A number of skilled individuals participated in the project, wiring up the necessary equipment, coding the website (including handling issues with multiple timezones and shifting streaming technologies), and navigating the personalities involved in setting this up. Eric provided leadership and oversight, and his company LucidMedia created many of the pieces, Pat made the website work, and Verne connected the systems.
As of today, we think I finally have a system that is reliable, easy to consume, and easy for volunteers to operate. You can start it up (from powered down!) in 6 clicks, and shut it down in the same amount. If you don’t go to church, or haven’t been in awhile, you should check it out. I’m proud that my church has some enjoyable, meaningful music, and straight, honest and challenging teaching.
I’m declaring this project done — a multi-site launch is the next ministry project we’re helping out with, along with some old friends and new ones, and I’m sure it will be even more fun than the last time we did one of these!


Winter is coming… and we're leaving!

We’ve had a really nice couple weeks of “Indian Summer” around here (it just occured to me that that term is probably racist…) but it can’t last long. We’ve cleaned out the garage and put most of the outdoor toys away. We bought an “electric snow shovel” cause we can’t afford a snow blower, and the old bum leg is going to make shoveling awful challenging.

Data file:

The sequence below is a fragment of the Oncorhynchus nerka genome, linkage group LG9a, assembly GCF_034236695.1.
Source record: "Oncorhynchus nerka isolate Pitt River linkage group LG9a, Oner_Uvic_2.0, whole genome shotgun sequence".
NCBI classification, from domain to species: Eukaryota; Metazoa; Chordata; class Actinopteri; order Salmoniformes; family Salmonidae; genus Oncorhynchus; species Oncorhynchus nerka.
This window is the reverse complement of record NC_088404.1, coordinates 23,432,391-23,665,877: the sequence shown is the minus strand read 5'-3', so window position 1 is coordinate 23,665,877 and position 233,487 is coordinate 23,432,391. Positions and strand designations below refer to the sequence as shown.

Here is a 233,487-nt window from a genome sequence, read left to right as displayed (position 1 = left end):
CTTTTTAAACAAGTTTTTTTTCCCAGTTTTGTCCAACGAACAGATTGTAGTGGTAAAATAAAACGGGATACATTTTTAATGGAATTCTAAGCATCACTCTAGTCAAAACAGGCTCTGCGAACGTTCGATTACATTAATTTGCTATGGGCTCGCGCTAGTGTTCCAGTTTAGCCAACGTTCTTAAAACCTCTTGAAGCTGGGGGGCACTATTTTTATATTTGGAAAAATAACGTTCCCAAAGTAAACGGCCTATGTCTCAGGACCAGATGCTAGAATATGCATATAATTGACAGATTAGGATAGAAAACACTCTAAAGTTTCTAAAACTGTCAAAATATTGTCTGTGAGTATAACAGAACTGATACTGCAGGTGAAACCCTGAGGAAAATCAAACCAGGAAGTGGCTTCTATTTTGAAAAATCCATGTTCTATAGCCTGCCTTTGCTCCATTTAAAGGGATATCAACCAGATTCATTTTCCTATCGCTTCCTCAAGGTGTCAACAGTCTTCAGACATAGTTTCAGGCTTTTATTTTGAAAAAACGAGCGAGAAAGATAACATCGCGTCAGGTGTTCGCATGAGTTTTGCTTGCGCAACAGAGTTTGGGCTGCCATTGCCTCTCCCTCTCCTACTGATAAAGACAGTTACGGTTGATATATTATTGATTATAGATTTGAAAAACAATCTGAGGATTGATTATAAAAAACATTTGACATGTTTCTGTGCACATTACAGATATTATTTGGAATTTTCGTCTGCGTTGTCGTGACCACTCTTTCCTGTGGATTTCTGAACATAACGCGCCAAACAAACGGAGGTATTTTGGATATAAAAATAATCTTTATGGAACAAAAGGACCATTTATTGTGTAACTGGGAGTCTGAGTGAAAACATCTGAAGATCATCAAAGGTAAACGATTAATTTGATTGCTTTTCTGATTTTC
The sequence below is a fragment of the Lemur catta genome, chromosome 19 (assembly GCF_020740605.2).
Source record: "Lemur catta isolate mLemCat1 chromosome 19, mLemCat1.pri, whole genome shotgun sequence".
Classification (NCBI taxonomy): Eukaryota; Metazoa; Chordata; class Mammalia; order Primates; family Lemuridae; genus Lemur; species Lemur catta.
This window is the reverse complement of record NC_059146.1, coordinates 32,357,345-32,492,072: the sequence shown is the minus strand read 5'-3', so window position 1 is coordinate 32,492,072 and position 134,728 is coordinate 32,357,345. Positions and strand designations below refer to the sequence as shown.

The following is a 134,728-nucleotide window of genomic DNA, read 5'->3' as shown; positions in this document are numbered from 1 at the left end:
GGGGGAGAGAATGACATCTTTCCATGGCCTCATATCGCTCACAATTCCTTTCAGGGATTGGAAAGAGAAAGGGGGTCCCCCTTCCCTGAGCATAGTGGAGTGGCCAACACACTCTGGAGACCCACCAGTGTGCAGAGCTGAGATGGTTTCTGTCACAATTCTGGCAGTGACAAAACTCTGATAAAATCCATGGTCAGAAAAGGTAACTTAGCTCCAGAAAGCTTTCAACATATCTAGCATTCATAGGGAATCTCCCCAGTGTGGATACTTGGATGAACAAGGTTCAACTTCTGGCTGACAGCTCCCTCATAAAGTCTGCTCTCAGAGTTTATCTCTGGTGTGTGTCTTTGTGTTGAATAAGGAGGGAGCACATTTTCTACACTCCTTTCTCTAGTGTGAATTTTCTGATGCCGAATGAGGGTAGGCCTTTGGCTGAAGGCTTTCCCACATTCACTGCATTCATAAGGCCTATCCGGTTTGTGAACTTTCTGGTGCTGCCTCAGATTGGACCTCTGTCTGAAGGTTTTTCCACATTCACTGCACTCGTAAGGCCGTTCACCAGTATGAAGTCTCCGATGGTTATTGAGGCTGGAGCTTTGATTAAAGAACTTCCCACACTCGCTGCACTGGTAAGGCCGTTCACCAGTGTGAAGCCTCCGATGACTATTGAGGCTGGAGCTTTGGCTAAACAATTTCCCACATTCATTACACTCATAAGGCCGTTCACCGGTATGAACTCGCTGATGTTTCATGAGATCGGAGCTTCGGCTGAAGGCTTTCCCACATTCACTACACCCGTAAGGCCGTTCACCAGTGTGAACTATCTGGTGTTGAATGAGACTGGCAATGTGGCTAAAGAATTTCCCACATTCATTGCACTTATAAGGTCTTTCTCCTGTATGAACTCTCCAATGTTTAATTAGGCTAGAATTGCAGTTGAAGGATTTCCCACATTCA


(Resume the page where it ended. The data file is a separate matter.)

These are good plans for winter, but an even better plan is just to leave. Since the accident meant not much of a summer for us this year, we decided to reject winter and stay somewhere warmer. Making for two big trips for the whole family:
In December all 5 of us are getting on a plane and spending a week in the Seattle area. This will be the first flight for each of our kids — hopefully the first of many. Nic has a museum pass that will let them explore lots of Seattle’s neat venues, while I’ll be participating in our global sync week at corporate HQ. A friend from work is trying to find us a babysitter so Nic and I can attend the team Christmas dinner party.
We’ll be home for Christmas and all the festivities — we’re hoping to keep the gift acquisition lightweight this year and just enjoy the family that is around. But New Year’s Day we’re all piling into the minivan and driving down to Florida. We’re planning on a couple of visits with friends and co-workers either on the way there or back, but we’ve got a house rented on the gulf coast for the whole month of January. If all the snow storms could plan on hitting while we’re gone, that would be great!
We have a fairly large house, with lots of visiting room — we know of at least two groups coming down to visit us, but there’s room for more if you’d like to meet up in Florida!
Snow looks very nice, and there are some nice outdoor sports to be done, but shoveling sucks, being snowed in sucks, driving in snow sucks. We’re looking forward to some exciting adventures as a family — in warmer climates.